Last fall I experienced a distance from my blog, which I continued to update, but mostly with news and book reviews. I wrote fewer personal posts, though that was partly because Instagram really has taken over as my receptacle for quotidian things. I wrote less about my children, but that was more because they no longer exist in the world solely as extensions of my existence. I didn’t write many of what have always been by favourite posts, random explorations of connection-making, experiments in thought and narrative. I was always busy with paid work, and I was writing a novel, so much so that I didn’t worry so much about what was happening with my blog. But I was beginning to lose the habit of writing a blog, and the habit of thinking like a blogger, which is going out in the world with my eyes open to story and connections and questions. In losing some faith in the world, I’d also lost faith in those questions and connections’ ability to bring me closer to answers, which is a self-fulfilling prophecy when the end result is endless scrolling on Twitter.

The blog posts I was writing last fall didn’t always feel satisfying, didn’t seem to illuminate my understanding. I think I was feeling dispirited and and a little bit sad, writing posts about the crime of underfunding public education or about what it was like to have published a novel that was not a commercial success. By October, it had been a year since I’d last taught a blogging course or workshop, the longest break since I’d started teaching in 2011. “And really, I’d be happy never doing it again,” I remember saying, because I didn’t feel comfortable claiming to be a blog authority. Having forgotten, apparently, the cornerstone of blogging form, which is that having questions is far more important than having answers, and that no one is an authority ever.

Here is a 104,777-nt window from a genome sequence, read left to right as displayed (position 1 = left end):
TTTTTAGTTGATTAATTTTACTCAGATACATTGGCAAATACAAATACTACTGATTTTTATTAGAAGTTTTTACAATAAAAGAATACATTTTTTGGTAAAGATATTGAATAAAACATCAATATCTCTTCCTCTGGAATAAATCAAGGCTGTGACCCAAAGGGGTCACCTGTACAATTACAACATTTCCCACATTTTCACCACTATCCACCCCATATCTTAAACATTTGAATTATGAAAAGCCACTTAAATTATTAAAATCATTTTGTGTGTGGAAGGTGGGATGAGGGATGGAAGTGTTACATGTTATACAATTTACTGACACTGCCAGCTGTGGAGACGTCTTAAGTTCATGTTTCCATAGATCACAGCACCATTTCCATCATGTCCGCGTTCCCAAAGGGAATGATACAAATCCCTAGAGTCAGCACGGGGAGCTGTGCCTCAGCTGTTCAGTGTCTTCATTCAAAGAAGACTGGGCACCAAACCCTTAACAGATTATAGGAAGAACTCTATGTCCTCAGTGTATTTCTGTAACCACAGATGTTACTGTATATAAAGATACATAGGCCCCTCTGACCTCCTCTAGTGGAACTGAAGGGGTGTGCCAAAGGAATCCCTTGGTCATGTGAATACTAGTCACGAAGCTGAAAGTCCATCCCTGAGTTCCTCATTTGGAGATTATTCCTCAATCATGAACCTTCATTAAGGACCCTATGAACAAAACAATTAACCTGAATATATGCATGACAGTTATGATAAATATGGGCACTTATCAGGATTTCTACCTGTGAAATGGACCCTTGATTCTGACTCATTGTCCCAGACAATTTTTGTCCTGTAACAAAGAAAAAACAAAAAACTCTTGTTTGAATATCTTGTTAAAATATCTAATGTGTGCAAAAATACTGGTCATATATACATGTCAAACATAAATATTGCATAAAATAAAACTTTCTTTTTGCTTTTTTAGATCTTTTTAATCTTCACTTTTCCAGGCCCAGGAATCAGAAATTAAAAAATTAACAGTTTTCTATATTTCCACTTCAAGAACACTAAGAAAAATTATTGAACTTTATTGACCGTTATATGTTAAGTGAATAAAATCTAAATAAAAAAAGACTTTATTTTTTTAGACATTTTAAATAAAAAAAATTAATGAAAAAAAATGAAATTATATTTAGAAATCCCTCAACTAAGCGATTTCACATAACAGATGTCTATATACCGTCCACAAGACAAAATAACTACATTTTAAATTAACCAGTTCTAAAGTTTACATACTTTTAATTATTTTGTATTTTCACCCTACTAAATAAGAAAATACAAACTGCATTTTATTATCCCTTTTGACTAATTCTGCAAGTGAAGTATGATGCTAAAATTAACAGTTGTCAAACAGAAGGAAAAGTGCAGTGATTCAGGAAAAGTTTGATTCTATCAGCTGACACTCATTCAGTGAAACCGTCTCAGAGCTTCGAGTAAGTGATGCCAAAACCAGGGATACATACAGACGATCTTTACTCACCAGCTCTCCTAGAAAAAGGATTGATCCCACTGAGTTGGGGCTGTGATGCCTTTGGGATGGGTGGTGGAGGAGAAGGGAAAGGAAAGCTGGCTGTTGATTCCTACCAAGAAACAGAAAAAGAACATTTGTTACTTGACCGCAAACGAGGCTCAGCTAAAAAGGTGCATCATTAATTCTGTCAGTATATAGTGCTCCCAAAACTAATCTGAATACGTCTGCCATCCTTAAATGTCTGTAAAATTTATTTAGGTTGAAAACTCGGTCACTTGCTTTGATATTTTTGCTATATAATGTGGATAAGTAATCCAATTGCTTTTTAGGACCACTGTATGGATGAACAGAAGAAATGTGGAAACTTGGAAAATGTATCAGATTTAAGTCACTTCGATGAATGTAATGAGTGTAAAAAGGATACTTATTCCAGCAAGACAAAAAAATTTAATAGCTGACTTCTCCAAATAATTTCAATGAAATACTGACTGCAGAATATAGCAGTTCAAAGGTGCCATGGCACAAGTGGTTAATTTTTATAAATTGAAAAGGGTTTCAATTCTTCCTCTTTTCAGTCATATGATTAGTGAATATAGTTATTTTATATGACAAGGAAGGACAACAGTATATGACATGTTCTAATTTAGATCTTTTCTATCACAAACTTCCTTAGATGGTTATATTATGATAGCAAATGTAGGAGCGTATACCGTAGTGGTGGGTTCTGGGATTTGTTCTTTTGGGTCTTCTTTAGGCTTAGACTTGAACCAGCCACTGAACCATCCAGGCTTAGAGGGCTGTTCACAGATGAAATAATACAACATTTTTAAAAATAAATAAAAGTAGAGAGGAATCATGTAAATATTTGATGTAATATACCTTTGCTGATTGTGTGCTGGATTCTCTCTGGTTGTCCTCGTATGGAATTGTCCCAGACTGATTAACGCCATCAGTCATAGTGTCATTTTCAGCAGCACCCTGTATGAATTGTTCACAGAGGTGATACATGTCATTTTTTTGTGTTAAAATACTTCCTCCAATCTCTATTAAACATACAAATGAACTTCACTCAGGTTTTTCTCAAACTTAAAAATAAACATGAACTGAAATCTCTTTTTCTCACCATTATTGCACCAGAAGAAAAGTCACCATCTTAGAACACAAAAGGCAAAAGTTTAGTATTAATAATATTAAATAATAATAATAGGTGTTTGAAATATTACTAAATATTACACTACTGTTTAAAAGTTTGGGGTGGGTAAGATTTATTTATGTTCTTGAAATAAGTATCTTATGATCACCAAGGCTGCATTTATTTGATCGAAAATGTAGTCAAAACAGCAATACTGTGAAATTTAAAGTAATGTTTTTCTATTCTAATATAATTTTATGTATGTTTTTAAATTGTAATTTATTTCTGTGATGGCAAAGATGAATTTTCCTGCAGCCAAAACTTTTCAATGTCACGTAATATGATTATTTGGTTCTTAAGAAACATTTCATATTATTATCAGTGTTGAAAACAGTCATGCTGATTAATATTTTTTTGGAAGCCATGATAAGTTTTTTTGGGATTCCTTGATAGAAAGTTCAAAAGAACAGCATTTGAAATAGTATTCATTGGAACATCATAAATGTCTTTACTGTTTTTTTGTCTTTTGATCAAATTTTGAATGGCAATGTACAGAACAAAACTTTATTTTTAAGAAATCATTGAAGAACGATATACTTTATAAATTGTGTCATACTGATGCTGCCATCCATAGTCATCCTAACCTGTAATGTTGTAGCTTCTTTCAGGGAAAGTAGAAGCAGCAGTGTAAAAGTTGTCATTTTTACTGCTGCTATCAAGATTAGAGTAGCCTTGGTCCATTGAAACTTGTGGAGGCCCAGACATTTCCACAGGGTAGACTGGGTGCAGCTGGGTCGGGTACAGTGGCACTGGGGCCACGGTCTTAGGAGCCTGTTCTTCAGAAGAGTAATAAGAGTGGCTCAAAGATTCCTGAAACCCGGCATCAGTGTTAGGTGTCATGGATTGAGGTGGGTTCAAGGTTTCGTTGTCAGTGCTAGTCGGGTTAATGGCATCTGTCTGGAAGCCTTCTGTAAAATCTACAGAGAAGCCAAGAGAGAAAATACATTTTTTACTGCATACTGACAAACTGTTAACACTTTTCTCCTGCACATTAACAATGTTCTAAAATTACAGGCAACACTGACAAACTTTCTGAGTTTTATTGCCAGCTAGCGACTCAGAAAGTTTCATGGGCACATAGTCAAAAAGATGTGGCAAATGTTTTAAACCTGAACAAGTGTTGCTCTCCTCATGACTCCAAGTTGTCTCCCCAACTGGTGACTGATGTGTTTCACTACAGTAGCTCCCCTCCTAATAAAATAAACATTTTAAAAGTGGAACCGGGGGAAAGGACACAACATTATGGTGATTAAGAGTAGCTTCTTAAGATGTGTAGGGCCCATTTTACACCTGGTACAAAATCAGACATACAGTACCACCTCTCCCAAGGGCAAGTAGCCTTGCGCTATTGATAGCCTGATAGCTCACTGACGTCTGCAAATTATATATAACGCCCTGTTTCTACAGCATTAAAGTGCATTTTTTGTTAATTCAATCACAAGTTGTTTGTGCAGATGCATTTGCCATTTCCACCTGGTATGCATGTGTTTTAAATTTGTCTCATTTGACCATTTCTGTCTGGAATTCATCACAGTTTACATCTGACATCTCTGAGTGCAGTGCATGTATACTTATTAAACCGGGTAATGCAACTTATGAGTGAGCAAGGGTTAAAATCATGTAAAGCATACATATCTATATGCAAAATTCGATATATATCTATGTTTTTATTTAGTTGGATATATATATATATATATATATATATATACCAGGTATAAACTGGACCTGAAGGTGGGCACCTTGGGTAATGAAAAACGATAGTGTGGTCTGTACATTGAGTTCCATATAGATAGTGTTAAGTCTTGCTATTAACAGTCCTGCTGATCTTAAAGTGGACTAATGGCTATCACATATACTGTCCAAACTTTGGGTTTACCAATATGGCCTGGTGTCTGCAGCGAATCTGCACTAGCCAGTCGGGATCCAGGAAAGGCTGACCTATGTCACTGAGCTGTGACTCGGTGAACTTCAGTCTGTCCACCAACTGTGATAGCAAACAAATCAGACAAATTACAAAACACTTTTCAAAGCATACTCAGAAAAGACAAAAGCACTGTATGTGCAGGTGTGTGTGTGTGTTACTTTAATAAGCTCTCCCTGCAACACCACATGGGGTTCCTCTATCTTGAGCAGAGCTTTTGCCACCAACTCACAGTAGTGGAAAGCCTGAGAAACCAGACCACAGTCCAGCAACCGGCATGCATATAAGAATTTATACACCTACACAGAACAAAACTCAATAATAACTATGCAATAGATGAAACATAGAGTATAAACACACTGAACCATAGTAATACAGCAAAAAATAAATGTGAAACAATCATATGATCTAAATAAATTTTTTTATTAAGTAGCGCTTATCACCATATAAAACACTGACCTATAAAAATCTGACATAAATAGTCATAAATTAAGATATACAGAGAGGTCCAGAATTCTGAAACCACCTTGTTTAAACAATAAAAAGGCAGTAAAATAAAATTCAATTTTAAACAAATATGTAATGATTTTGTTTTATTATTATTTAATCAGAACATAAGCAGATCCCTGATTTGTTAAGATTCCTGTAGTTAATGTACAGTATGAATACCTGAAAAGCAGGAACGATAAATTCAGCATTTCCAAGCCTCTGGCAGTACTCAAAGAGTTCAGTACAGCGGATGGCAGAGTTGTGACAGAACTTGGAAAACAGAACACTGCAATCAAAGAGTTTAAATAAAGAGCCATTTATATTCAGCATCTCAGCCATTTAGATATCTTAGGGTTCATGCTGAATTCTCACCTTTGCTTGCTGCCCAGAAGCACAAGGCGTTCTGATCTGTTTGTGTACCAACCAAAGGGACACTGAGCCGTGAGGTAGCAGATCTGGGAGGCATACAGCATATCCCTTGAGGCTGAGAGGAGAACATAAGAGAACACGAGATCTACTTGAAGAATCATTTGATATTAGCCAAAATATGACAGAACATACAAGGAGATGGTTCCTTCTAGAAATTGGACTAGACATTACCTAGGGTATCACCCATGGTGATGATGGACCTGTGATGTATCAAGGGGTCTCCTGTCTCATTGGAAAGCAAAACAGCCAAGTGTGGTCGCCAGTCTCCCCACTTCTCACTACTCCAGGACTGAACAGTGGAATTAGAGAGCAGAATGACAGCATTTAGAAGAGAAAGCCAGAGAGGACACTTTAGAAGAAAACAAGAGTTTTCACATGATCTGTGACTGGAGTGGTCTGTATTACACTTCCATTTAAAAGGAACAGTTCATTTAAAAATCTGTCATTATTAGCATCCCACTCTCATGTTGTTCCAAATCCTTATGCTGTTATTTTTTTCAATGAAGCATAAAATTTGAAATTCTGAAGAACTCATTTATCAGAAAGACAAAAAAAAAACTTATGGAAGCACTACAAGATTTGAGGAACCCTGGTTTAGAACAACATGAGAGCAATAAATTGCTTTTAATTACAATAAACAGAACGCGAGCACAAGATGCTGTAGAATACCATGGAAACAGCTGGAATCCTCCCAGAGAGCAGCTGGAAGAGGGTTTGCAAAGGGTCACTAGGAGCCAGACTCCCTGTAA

Teacup with reflection

But I did remember one thing I always told my blogging students, which is to write your way toward any answers you’re seeking. So a random post about a missing hat, or another about how I was looking for a babysitter. These were posts I wrote because it felt good to be writing and employing the first-person perspective again, though I wasn’t sure what they all added up to. In some ways, it felt like I was learning to be a blogger all over, learning to be uncomfortable. Questioning what this space was for, what stories I was telling, and what my voice was. So what’s the point? There usually wasn’t one.